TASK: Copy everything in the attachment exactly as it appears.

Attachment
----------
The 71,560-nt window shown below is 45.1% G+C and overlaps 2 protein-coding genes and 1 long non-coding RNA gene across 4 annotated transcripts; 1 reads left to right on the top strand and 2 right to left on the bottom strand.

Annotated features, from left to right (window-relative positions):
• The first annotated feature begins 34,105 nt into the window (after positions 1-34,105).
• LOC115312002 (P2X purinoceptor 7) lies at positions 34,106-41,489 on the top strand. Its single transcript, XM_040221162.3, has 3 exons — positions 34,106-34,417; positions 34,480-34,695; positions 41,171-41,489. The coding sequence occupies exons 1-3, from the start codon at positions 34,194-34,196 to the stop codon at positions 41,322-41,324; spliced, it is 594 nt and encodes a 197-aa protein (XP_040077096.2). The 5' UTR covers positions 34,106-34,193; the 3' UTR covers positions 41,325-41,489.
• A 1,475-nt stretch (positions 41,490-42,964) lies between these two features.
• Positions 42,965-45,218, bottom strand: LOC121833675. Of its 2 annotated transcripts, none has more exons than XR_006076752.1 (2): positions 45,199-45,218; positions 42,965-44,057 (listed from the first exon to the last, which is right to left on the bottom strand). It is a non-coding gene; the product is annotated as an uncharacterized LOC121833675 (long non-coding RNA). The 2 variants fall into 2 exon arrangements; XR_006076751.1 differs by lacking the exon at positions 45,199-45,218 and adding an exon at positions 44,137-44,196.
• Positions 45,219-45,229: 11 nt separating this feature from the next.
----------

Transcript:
The 71,560-nt window shown below is 45.1% G+C and overlaps 2 protein-coding genes and 1 long non-coding RNA gene across 4 annotated transcripts; 1 reads left to right on the top strand and 2 right to left on the bottom strand.

Annotated features, from left to right (window-relative positions):
• The first annotated feature begins 34,105 nt into the window (after positions 1-34,105).
• LOC115312002 (P2X purinoceptor 7) lies at positions 34,106-41,489 on the top strand. Its single transcript, XM_040221162.3, has 3 exons — positions 34,106-34,417; positions 34,480-34,695; positions 41,171-41,489. The coding sequence occupies exons 1-3, from the start codon at positions 34,194-34,196 to the stop codon at positions 41,322-41,324; spliced, it is 594 nt and encodes a 197-aa protein (XP_040077096.2). The 5' UTR covers positions 34,106-34,193; the 3' UTR covers positions 41,325-41,489.
• A 1,475-nt stretch (positions 41,490-42,964) lies between these two features.
• Positions 42,965-45,218, bottom strand: LOC121833675. Of its 2 annotated transcripts, none has more exons than XR_006076752.1 (2): positions 45,199-45,218; positions 42,965-44,057 (listed from the first exon to the last, which is right to left on the bottom strand). It is a non-coding gene; the product is annotated as an uncharacterized LOC121833675 (long non-coding RNA). The 2 variants fall into 2 exon arrangements; XR_006076751.1 differs by lacking the exon at positions 45,199-45,218 and adding an exon at positions 44,137-44,196.
• Positions 45,219-45,229: 11 nt separating this feature from the next.